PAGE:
We know the short answer to the above is a resounding NO, don't mortgage the future for short term gain. Our many lengthy discussions of the Wil Myers trade certainly confirms as much. The long view certainly tells us that six plus years of Wil Myers will be worth more than two years of James Shields (and let's face it, that is what last winter's trade has boiled down to).
That said, do you still trust Dayton Moore's Process?
Frankly, THE PROCESS is here and has been for a couple of years. Hosmer, Moustakas, Perez, Duffy, Holland, Crow, Escobar, Cain and, via the above, Shields are THE PROCESS. Outside of Yordano Ventura next spring and Kyle Zimmer sometime after that, where is the next wave of prospects? With the exception of Jorge Bonifacio, can you name me a player that is potential good major league regular that is currently out of A ball?
Now, Christian Colon might well be a major league regular...on this team, mainly because his name is not Chris Getz, Johnny Giavotella, Elliot Johnson or Desi Relaford, but that's not really what a contending team is looking for.
My point is not to get overly critical of the Royals' farm system. I have certainly left out a number of solid players from AAA down to High A (Cuthbert, Calixte), but there is no Hosmer or Myers anytime soon. Sure, maybe Raul Adelberto Mondesi Jr. III and Hunter Dozier vault through the ranks faster than we expect, but are they top ten prospects like the first wave of The Process?
With that in mind, let's remember that 2014 is James Shields' last year as a Royal and, should they choose not to pick up the option, it could be Billy Butler's as well. Alex Gordon could be gone in two seasons, while Eric Hosmer and Greg Holland, via arbitration, are likely to get real expensive real fast.
In very broad terms, even without adding a big name free agent or two and even without resigning a Santana, Shields, Butler or Gordon, the Royals' will likely be bumping up against David Glass' general payroll ceiling year after year.
Should Zimmer, Duffy and Ventura are all turn out to be good starters, this current team - with Dayton Moore's usual bargain shopping/fascination with reclamation projects and Bruce Chen off-season - probably could win 81-86 games for the next few years. Is that what The Process was about? Kind of contending for four or five years?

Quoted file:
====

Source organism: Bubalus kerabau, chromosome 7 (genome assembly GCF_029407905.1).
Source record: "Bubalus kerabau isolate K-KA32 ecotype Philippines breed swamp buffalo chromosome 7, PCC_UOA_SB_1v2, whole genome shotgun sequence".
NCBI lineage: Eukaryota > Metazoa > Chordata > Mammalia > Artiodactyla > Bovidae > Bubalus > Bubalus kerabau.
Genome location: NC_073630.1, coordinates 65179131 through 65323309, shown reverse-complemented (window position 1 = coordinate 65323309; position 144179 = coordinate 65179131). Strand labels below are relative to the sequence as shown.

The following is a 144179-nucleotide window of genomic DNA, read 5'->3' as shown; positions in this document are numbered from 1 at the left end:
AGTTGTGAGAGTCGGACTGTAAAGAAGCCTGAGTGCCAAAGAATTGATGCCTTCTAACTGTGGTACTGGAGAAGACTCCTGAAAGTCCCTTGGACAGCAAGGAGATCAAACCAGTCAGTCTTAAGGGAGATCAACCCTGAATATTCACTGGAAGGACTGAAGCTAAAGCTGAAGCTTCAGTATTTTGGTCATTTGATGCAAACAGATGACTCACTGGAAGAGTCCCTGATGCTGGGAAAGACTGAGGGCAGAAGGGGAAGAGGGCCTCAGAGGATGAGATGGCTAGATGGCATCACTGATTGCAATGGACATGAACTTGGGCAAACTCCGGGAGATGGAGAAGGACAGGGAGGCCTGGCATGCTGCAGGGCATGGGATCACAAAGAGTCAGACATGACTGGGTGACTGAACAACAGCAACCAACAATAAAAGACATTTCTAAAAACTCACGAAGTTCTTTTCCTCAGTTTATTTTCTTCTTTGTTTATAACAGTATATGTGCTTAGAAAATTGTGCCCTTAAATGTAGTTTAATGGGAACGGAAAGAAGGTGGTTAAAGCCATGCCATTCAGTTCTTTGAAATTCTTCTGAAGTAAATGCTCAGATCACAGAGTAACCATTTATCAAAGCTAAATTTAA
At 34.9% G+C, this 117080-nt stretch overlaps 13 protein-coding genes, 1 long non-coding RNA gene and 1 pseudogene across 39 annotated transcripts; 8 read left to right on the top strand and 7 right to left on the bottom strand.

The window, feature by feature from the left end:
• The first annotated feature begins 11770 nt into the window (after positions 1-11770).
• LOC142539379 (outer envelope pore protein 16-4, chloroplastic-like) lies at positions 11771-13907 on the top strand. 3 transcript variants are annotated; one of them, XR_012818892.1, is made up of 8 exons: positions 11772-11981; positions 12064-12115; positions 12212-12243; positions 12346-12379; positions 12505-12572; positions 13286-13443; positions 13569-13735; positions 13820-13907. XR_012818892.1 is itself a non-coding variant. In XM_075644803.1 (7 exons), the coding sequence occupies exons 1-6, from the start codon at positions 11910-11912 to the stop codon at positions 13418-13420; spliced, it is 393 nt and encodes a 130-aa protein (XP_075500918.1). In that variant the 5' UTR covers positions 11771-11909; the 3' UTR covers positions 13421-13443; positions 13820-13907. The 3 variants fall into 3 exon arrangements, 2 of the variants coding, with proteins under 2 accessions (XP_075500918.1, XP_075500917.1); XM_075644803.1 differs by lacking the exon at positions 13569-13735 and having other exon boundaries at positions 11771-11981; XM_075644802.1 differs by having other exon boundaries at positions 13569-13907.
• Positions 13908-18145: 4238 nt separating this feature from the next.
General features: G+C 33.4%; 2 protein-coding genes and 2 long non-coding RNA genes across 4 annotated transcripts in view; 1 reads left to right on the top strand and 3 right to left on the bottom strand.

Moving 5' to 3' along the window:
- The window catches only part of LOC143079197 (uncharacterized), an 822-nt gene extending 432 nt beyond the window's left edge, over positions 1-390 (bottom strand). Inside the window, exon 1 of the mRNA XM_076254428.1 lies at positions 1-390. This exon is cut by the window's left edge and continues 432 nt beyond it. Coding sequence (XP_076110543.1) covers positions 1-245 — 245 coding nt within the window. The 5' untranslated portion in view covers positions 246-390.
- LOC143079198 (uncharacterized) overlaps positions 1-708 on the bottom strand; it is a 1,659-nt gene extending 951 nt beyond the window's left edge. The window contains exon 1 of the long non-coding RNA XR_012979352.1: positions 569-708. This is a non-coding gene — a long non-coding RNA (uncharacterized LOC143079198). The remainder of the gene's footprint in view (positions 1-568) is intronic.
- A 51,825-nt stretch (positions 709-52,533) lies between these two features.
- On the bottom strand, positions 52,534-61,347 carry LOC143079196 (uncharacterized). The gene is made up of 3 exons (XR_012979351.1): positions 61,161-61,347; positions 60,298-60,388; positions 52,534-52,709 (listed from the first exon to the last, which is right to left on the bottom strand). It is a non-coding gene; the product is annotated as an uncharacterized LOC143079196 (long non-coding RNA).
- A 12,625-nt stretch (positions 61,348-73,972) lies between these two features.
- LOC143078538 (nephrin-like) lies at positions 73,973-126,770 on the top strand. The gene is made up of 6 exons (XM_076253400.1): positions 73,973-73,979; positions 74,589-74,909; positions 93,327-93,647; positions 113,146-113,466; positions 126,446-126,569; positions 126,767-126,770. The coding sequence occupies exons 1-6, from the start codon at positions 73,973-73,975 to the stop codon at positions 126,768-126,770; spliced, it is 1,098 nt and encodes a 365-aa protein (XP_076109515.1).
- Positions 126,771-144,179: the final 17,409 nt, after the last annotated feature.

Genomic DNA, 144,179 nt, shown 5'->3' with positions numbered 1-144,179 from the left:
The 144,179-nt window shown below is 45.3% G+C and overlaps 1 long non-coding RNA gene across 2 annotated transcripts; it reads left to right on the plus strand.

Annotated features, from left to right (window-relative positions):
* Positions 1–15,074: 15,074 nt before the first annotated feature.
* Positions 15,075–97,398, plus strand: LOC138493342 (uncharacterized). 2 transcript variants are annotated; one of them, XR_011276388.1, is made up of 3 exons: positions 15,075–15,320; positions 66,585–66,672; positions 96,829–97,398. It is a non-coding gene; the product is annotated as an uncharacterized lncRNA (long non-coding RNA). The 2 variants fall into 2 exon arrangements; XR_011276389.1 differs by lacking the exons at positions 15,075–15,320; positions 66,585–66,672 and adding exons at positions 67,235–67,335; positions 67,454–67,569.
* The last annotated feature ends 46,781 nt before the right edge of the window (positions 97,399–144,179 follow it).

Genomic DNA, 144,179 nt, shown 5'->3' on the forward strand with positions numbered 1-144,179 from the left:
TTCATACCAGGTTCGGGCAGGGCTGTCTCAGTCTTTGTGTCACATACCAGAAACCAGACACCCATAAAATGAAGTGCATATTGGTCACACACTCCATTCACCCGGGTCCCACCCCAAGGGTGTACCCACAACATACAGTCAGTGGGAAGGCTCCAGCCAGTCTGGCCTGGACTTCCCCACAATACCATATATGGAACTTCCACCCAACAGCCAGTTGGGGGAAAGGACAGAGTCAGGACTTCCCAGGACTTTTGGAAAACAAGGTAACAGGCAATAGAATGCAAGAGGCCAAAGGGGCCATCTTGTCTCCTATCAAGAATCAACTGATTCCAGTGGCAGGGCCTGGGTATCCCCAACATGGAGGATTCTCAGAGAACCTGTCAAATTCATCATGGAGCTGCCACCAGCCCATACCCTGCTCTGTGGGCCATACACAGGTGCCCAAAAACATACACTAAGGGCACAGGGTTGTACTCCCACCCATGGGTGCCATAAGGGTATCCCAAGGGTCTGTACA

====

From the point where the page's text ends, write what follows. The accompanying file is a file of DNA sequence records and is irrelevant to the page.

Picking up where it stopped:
Now, maybe Kyle Zimmer is a freaking ace and maybe Mike Moustakas hits and maybe Lorenzo Cain stays healthy and maybe (hell, it's actually quite possible) Eric Hosmer becomes Joey Votto and the Royals become a real force. That's a lot of maybes, boys and girls.
Would it make sense to really go all-in for 2014? We joked and yet were kind of serious in that Moore essentially went 'all-in' last year, but he didn't really. All-in is going to your owner and saying 'Let me do whatever it takes to win the World Series this year, spend $100 million, empty the farm system, and next year you can name the payroll number and we'll fit under it'.
Let's just go into the dream world (or nightmare world for you prospect hounds) and trade Kyle Zimmer and Yordano Ventura, Mondesi and whomever else has real value (Clint Robinson even - beat you to it!) and get an infield and an outfield bat. Throw money at whatever starting pitcher you think is the best available and then go get another one or two as well. While you're at it, how about a one year rental at third base or even centerfield? It won't happen and, quite honestly, it may not be entirely possible even if you take into account that baseball players don't always follow the top dollar.
That said, if Dayton Moore (let's pretend he actually could do it) assembled a 95 win team for 2014 and got to the World Series, knowing that it would all be torn down between the winter of 2014 and the trade deadline in 2015, would you be in favor of it? In theory, your World Champion 2014 Royals would have players with enough value to restock your farm system to at least what it is right now.
Long story short: would you trade a World Series in 2014 for two 90+ loss seasons in 2015 and 2016?